And I used one of hers. I give her credit in the book, but I call it super power pose because you're just going to like igniting your superpowers and assuming the position of a superhero. But the one I like is where you're just like, wonder woman or Superman and arms on your hips, feet really wide. I will throw on a smile and then I'll do breath of fire, shoulders back, chest and heart open and do some of that breath work so that when I come on stage, I'm really energized, I'm open and available versus letting my body react to any fear that might be going on.
Hala Taha: Very cool. And I can vouch for power posing. I personally do that when I'm nervous before an interview, and it really helps to get you in the right

[00:40:00] head space. Thank you. So use case number two, you're about to go on an interview for your dream job. How do you show up as your best self?
Emily Fletcher: Same thing. I would still do balancing breath. I would still do power poses, beforehand, obviously, but then I think what I would also add to that would be in my meditation that morning in the manifesting section, I would imagine the interview going dream case magic wand scenario, that it's funny, engaging, kind. The conversation flows really elegantly, and that I'm imagining my dream case scenario so that when I get in the room, it's not the first time it's happened.
Hala Taha: Awesome. Use case number three, your friends seem to be able to fit everything in their day, but for you, you just seem too busy. You're too busy to go to the gym, too busy to take on that side hustle. You can't fit anything that you want to do in your schedule. How can meditation help combat this?
Emily Fletcher: Sounds like this person needs to meditate. So here's the thing I know it can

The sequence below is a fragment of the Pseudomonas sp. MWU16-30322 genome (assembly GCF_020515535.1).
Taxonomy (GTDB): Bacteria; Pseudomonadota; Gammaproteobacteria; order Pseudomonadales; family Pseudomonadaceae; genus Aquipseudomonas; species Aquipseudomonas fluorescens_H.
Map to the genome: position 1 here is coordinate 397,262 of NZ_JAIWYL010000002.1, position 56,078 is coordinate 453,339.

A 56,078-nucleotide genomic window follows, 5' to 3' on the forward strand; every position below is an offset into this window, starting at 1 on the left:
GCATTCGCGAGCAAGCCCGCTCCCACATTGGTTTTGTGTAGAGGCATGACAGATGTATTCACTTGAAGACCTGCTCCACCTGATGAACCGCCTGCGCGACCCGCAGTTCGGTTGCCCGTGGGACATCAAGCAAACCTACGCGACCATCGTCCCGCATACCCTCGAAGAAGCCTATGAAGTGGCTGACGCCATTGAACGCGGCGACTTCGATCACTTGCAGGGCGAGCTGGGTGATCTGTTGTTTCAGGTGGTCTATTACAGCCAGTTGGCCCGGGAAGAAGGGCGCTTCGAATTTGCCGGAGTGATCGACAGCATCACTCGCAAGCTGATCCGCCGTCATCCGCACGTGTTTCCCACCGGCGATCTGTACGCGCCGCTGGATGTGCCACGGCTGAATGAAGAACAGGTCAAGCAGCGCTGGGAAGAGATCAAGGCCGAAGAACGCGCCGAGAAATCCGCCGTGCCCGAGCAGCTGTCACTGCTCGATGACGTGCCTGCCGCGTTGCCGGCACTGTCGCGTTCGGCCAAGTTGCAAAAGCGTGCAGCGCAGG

[00:41:00] seem totally incomprehensible the idea of going to the gym or changing your food or adding in meditation. But that is because most of us are so exhausted. We're so overwhelmed. We're allowing social media to run us. We're so addicted to our phones at any free time isn't
free because we're filling it with technology and screens, which is lessening the quality of our sleep. And then we're waking up not feeling rejuvenated. So I get that it's easy to get on that hamster wheel, but something has to give and what I've seen happen, thousands of times over I've taught 20,000 people to meditate.
And what I see happen is if you can just change one habit. If you can simply start meditating, it will make all the other habits so much easier. It will make your sleep better so that you feel less overwhelmed. You will start to be able to hear your priorities a little bit clearer. So you're not judging yourself based on everyone else's achievements.
You will start to find that you're able to get more done in less time. So that you have a little bit more time

[00:42:00] available to go to the gym. You will find that because you're not constantly in fight or flight, you're not reaching to as many survival foods or comfort foods that you're able to eat intuitively versus out of comfort.